I recently craved for faster hardware for software development. My X220 and 2016 13" work MacBook works fine in most cases, but I wanted to experience a more capable and upgradeable machine.
However, I don't have much money and desk space to spare for a cutting-edge and custom-build hardware, so I looked for something that will strike a balance between cost, performance, and portability. I searched around the web and discovered that the Intel NUC is the perfect candidate.
I checked Lazada and Shopee for the best Intel NUC I can afford and eyed the models with either the 10th generation Core i5 or i7 CPU. The Core i5 model costs about PHP 20,000 and the Core i7 about PHP 30,000.
There are third-party NUC-like builds that are cheaper, but I didn't want to take a risk. Also, most of these use an old generation Intel CPU, which will only be a waste of money. But I think they are perfect as home entertainment and automation box or POS machine if you need more than what a RasPi 4 can offer.
I still considered a custom build PC, but with a mini-ITX form factor to meet my space constraints. I wanted to experience AMD Ryzen, which recently seems to be the popular CPU for gaming rigs. So I asked my girlfriend and her buddies if they can build me a Ryzen 5 machine. Unfortunately, they declined my request because they said the parts for Ryzen 5 are hard to come by. I didn't want to deal with the hassles of custom building it either, so I gave up.
I was thinking over and over, waiting for the right time to buy a NUC. But last week, my Fujitsu laptop that I was using for a Windows app project suddenly stop working at some point due to overheating caused by the malfunctioning cooling fan. And with a Core 2 Duo processor, it is not the right tool for creating an app in 2020.
Dual-booting Windows on my X220 is not an option as I think it will struggle with Windows 10 and Visual Studio 2019 given its age. I also prefer it to be a pure Arch Linux box.
With these issues, I made up my mind and ordered an Intel NUC 10 Core i7-10710U from a seller in Shopee. I picked this model so I could attach the Fujitsu's SSD for my Windows environment.
The NUC is a bare-bones kit, meaning it doesn't include the RAM and storage. So I purchased a 16GB DDR4-2666 SODIMM and a Kingston 500GB M.2 SSD from the same vendor. I plan to upgrade the memory to 32GB once I get enough moolah.
The purchase cost me a total of PHP 37,500 - PHP 30,000 for the PC kit and PHP 7,500 for the RAM and SSD. I ordered on October 9th (Friday) and received the items on the 13th (Tuesday). Although they are from the same vendor, the memory and storage came first before the PC.
The PC kit's box is small and easy to open. Sliding up the box cover, you'll see the unit elevated by cardboard and secured with foams on its sides.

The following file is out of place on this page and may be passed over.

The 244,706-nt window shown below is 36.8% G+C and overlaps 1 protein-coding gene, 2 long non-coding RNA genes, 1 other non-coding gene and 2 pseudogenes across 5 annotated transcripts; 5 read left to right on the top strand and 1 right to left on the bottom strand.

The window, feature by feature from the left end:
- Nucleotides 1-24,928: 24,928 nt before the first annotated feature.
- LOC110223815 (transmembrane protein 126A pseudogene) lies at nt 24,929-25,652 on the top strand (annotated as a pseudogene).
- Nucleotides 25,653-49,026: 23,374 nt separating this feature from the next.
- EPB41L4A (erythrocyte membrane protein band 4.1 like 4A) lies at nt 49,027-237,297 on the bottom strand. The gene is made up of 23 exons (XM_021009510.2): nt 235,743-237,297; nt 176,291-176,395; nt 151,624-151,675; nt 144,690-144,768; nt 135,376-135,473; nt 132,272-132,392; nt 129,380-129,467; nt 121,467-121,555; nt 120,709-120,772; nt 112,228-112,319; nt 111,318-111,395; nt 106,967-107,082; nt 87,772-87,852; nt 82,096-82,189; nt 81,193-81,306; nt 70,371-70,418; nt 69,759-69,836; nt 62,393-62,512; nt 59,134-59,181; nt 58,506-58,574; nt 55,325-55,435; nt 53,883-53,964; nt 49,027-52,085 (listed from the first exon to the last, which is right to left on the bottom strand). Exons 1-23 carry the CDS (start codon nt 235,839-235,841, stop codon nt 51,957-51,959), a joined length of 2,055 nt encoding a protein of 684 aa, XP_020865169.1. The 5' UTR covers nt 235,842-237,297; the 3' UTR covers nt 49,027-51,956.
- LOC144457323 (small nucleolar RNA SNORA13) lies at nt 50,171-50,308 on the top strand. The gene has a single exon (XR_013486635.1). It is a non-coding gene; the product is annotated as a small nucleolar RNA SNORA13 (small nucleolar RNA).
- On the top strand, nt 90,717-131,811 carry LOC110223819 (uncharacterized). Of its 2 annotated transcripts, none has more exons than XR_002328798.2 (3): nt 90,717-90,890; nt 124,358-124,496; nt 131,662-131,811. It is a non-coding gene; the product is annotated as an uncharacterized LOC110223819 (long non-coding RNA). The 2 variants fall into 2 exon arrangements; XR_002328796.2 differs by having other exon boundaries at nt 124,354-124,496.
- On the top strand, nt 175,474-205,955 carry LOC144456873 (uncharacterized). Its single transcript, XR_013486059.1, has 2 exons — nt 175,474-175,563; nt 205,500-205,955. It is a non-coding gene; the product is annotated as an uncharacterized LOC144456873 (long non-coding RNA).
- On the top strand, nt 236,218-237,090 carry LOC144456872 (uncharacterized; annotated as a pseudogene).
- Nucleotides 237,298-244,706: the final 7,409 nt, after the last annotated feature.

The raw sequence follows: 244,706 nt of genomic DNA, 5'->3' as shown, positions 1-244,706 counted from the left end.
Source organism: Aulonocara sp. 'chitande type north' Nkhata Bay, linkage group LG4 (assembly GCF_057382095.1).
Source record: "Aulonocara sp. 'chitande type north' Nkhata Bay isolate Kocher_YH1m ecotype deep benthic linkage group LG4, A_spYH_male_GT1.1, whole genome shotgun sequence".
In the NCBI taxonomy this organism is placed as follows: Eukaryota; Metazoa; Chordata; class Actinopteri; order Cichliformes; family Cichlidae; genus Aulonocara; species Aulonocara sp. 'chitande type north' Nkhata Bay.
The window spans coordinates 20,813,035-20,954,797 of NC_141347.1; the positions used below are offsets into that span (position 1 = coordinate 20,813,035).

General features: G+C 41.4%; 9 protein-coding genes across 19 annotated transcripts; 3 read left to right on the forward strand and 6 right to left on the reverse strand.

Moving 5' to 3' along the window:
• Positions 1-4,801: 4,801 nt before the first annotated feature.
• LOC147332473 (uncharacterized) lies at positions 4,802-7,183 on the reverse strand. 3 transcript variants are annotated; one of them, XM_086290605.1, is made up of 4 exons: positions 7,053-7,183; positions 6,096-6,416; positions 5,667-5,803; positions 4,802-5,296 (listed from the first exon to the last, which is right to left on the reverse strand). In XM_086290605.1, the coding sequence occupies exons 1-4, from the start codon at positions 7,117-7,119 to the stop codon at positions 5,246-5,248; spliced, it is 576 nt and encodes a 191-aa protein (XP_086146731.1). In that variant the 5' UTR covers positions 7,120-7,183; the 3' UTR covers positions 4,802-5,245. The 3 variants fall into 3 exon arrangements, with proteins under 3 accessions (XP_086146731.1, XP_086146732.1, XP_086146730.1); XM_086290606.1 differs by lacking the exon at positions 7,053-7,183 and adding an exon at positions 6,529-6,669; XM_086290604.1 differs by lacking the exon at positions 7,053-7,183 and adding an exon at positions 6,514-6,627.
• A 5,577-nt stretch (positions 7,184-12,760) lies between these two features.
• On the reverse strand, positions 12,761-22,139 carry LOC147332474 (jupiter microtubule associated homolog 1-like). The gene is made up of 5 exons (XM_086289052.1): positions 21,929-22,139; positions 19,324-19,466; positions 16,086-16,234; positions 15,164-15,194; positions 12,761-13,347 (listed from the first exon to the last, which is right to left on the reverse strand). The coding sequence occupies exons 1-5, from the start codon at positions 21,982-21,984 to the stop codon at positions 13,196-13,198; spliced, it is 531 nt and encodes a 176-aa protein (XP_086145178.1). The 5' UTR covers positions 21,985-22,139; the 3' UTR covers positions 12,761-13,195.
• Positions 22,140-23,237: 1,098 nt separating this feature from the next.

The unit has a glossy front panel and top surface. I'm not a fan of such materials on electronic devices because it always attracts fingerprints and scratches. I don't understand why this is a trend.
The power brick is noticeably longer than the unit itself. Intel didn't bother relabeling the power adapter, so I was able to find the product on the manufacturer's website. It is a good thing, though, now that I know where to find a replacement in case mine fails.
It also includes the documents, "Intel Inside" sticker, standoff for 42mm M.2 SSD, and VESA mount for attaching the unit behind a compliant monitor. The stand of my Dell P2214H monitor covers its VESA mount point, so I can't use this for now.
The NUC has sufficient ports for my needs. There are 3 USB 3.0 and 2 USB-C ports for peripherals, a LAN port, audio jack, and HDMI port. I only have a DisplayPort cable for my monitor, but I was able to plug it into the USB-C port via an adapter.
To install the RAM and storage, I flipped the unit upside-down on a flat surface, loosened the rubber feet screws on the four corners, then pulled up the bottom cover. Since this model supports an internal SATA drive, a flex cable is attached to the bottom lid, so I needed to be more careful with it.
I got the standard size M.2 storage, so I didn't need to put the standoff. I installed the SATA SSD from my Fujitsu laptop into the 2.5" internal drive bay and the memory module.
The device fits and looks nice on the corner of my tiny desk. I put my Funko Pop Ruby Rose on top of it to ward off intruders and Grimms.
It can't boot the Windows disk when I started the machine for the first time, so I needed to go to the boot setup screen. It's cool because it has a fancy GUI that supports mouse interactions, compared to the usual TUI in my old machines.
The Secure Boot and UEFI Boot options are on by default. However, my Windows setup requires Legacy Boot, but it is disabled and grayed out. It turns out I must first set the sleep type to "Modern Standby" under the Power options to enable Legacy Boot.
This PC is my first Core i7 machine and the most powerful so far. Although it is a Core i7, it is unfortunately not the fastest in its class and is already a year old as of writing. To see the stark difference, here is a comparison and benchmark of my 10710U i7 v.s the 10700K i7. Generally, the desktop versions are much faster than their mobile counterparts.
You can view the complete CPU-Z benchmark here.
I've been using it for days now, so far, so good. It cost me a significant amount of my savings, but I think spending on better tools is always a good investment. The NUC should be fast enough for the development tools I use for the next five years.